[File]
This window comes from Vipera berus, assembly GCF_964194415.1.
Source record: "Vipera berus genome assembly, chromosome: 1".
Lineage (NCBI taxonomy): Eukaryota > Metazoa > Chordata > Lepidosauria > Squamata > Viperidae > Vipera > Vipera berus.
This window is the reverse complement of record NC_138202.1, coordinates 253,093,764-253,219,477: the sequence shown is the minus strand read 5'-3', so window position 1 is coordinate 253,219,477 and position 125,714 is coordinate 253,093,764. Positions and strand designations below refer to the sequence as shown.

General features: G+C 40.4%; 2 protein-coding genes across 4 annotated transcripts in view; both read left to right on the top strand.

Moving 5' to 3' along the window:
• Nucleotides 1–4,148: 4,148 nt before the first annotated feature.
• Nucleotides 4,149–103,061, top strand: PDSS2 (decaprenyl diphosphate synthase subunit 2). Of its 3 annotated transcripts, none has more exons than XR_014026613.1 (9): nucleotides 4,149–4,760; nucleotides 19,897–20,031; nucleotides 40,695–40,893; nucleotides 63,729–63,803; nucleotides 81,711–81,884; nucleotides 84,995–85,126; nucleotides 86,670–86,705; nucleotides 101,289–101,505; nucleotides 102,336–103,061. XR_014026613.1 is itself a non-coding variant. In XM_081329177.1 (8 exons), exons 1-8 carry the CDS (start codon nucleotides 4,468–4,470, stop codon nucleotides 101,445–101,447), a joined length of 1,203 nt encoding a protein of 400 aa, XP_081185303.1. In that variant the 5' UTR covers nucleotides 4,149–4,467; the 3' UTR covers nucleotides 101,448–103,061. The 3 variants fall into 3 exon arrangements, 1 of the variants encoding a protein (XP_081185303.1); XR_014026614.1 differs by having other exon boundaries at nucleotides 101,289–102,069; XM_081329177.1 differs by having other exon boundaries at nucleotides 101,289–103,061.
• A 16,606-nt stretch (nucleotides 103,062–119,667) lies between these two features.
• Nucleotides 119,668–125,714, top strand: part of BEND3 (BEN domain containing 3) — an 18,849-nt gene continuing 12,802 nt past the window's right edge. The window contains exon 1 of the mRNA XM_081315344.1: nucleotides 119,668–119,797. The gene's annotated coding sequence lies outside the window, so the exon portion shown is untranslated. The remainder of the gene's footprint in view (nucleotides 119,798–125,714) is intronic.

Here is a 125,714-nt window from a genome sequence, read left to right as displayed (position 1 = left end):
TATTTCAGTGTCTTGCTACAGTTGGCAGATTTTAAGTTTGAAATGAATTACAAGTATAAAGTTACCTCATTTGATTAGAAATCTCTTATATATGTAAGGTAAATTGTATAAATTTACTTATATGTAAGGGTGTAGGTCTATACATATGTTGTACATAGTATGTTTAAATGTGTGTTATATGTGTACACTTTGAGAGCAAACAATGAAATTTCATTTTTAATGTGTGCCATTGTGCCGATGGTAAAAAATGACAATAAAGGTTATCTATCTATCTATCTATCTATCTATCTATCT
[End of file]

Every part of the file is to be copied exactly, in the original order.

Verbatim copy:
This window comes from Vipera berus, assembly GCF_964194415.1.
Source record: "Vipera berus genome assembly, chromosome: 1".
Lineage (NCBI taxonomy): Eukaryota > Metazoa > Chordata > Lepidosauria > Squamata > Viperidae > Vipera > Vipera berus.
This window is the reverse complement of record NC_138202.1, coordinates 253,093,764-253,219,477: the sequence shown is the minus strand read 5'-3', so window position 1 is coordinate 253,219,477 and position 125,714 is coordinate 253,093,764. Positions and strand designations below refer to the sequence as shown.

General features: G+C 40.4%; 2 protein-coding genes across 4 annotated transcripts in view; both read left to right on the top strand.

Moving 5' to 3' along the window:
• Nucleotides 1–4,148: 4,148 nt before the first annotated feature.
• Nucleotides 4,149–103,061, top strand: PDSS2 (decaprenyl diphosphate synthase subunit 2). Of its 3 annotated transcripts, none has more exons than XR_014026613.1 (9): nucleotides 4,149–4,760; nucleotides 19,897–20,031; nucleotides 40,695–40,893; nucleotides 63,729–63,803; nucleotides 81,711–81,884; nucleotides 84,995–85,126; nucleotides 86,670–86,705; nucleotides 101,289–101,505; nucleotides 102,336–103,061. XR_014026613.1 is itself a non-coding variant. In XM_081329177.1 (8 exons), exons 1-8 carry the CDS (start codon nucleotides 4,468–4,470, stop codon nucleotides 101,445–101,447), a joined length of 1,203 nt encoding a protein of 400 aa, XP_081185303.1. In that variant the 5' UTR covers nucleotides 4,149–4,467; the 3' UTR covers nucleotides 101,448–103,061. The 3 variants fall into 3 exon arrangements, 1 of the variants encoding a protein (XP_081185303.1); XR_014026614.1 differs by having other exon boundaries at nucleotides 101,289–102,069; XM_081329177.1 differs by having other exon boundaries at nucleotides 101,289–103,061.
• A 16,606-nt stretch (nucleotides 103,062–119,667) lies between these two features.
• Nucleotides 119,668–125,714, top strand: part of BEND3 (BEN domain containing 3) — an 18,849-nt gene continuing 12,802 nt past the window's right edge. The window contains exon 1 of the mRNA XM_081315344.1: nucleotides 119,668–119,797. The gene's annotated coding sequence lies outside the window, so the exon portion shown is untranslated. The remainder of the gene's footprint in view (nucleotides 119,798–125,714) is intronic.

Here is a 125,714-nt window from a genome sequence, read left to right as displayed (position 1 = left end):
TATTTCAGTGTCTTGCTACAGTTGGCAGATTTTAAGTTTGAAATGAATTACAAGTATAAAGTTACCTCATTTGATTAGAAATCTCTTATATATGTAAGGTAAATTGTATAAATTTACTTATATGTAAGGGTGTAGGTCTATACATATGTTGTACATAGTATGTTTAAATGTGTGTTATATGTGTACACTTTGAGAGCAAACAATGAAATTTCATTTTTAATGTGTGCCATTGTGCCGATGGTAAAAAATGACAATAAAGGTTATCTATCTATCTATCTATCTATCTATCTATCT